The service itself is fair. They are slightly oversubscribed, but the service isn’t bad by any means. They don’t guarantee 100% speed throughput, and most of the time they sell Burstable T1, thus allowing their T1 service to be less expensive. Since they are a top network provider, the network is never too bad. Again, I stress that the performance will be good, albeit a little slow at times. Also, there is a lot of talk about how bad their tech support is. It is said by some that they actually talk you down at times. The general consensus is that they are rude over at the tech support department. Just to make it clear, that’s customer care. The tech support is actually good. The techs do have knowledge of what’s going on, they just have subpar support and bad provisioning. They take to time setting things up, as well. The company has a subpar agent program and has abandoned its T1 and T3 dedicated access services completely even though this was a service Verio was well known for in the past.
The Good: The service is so-so, but the network performance is good. Their network allows you to network any other offices you may have around the world, keep them all connected.
The Bad: Verio dedicated and ethernet access is slightly oversubscribed, and they used sell burstable T1 lines most of the time. Their services don’t reach 1544k, but be mindful that only half the tier one networks actually offer what they promise.
The Bottom Line: No guarantees with speed on this network, plus you may run into some rude employees when you report issues. The global network is useful, but may not be at desirable speeds.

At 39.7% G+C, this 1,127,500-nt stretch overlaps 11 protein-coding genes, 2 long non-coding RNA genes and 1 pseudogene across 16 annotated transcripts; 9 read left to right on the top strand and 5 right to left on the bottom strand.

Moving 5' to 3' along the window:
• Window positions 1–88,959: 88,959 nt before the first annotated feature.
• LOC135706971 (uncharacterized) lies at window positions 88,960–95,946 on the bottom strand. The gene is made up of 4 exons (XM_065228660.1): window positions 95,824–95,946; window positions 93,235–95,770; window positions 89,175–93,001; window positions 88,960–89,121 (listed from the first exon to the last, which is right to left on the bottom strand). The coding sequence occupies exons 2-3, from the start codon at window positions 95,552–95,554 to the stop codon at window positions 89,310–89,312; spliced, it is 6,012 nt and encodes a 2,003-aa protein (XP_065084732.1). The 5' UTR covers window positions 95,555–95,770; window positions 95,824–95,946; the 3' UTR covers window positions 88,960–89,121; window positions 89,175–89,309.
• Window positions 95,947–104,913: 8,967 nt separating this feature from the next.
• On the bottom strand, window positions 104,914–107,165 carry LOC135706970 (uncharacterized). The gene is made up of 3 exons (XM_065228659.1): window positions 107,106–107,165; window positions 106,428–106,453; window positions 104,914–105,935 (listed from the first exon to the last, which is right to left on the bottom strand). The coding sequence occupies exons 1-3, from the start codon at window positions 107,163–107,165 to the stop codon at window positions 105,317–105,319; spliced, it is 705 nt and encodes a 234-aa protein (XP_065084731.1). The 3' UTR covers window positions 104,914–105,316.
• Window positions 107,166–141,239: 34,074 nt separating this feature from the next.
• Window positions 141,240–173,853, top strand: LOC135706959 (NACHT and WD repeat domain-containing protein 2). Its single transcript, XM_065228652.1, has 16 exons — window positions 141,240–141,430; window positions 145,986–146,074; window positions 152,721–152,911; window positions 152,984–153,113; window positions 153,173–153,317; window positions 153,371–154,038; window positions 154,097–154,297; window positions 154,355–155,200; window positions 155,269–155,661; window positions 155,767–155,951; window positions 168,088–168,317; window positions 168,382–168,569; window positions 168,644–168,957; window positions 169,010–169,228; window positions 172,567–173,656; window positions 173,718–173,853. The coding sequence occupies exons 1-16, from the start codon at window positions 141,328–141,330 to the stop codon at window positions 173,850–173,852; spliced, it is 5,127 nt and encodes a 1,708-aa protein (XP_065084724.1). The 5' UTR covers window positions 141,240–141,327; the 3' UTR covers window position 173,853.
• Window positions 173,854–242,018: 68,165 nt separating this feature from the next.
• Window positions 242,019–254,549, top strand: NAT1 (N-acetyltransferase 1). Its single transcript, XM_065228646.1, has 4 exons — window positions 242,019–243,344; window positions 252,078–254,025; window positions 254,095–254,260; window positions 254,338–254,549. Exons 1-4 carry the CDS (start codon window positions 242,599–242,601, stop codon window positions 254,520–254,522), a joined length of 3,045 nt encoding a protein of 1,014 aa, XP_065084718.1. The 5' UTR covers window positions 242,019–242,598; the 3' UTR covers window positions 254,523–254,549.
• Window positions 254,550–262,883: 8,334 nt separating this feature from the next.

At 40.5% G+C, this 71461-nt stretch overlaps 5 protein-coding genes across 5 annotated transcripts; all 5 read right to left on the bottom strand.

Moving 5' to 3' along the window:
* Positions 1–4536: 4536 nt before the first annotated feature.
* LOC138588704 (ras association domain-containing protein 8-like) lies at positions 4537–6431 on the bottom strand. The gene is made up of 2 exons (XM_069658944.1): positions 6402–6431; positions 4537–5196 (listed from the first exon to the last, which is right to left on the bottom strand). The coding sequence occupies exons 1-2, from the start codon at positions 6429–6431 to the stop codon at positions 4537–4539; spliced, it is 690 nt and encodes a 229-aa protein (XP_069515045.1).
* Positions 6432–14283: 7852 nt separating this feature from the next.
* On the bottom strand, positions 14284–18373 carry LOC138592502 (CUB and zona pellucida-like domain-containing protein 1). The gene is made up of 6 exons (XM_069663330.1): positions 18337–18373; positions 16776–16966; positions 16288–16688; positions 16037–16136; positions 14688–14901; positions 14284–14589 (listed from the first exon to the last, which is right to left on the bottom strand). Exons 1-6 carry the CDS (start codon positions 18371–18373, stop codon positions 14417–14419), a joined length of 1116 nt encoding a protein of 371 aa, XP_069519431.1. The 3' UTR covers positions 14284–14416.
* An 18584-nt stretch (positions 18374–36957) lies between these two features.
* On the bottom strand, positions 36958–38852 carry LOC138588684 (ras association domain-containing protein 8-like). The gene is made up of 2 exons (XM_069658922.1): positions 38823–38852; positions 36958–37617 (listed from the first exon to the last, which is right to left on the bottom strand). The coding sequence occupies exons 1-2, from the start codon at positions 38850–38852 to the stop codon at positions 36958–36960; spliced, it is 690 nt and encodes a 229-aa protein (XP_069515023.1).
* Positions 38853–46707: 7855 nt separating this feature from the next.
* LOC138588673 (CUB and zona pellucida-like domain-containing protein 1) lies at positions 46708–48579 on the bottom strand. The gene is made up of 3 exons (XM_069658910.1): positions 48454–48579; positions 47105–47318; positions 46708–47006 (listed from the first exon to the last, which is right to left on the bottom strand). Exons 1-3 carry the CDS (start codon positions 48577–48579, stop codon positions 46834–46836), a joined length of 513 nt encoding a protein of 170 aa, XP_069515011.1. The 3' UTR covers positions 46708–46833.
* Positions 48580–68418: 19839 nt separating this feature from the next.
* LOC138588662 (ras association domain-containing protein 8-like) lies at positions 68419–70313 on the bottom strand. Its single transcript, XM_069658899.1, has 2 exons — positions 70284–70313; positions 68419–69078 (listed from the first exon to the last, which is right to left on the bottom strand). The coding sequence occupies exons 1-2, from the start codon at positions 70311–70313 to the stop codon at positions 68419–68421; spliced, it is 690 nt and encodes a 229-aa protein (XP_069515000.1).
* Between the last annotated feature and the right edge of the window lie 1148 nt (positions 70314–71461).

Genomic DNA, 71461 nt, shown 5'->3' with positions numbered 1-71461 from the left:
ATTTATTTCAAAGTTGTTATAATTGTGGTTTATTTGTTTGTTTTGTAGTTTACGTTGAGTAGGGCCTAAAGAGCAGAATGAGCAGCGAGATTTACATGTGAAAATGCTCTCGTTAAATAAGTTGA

XO Communications, formerly NextLink, is the largest Competitive Local Exchange Carrier (CLEC) in the United States. Led by Chairman/CEO Carl J. Grivner, the company is based out of Reston, VA. It currently (2007) has 4400 employees and is owned by XO Holdings, Inc. XO Communications, a provider of telecommunications services to businesses and other telecom carriers. XO Communications purchased and merged with Allegiance Telecom in 2004.
XO Communications offers local and long-distance voice, dedicated Internet access, private networking, data transport, and managed services such as Web hosting and bundled voice and data services. They operate a nationwide OC-192 IP network and currently carry more than 15 billion minutes of VoIP traffic across its network each year. The OC-192 IP backbone of XO’s network uplinks with OC-12 lines in their markets and data centers to have “one of the highest capacity and scalable IP backbones in the industry, along with the highest levels of performance and reliability.” (http://www.xo.com/)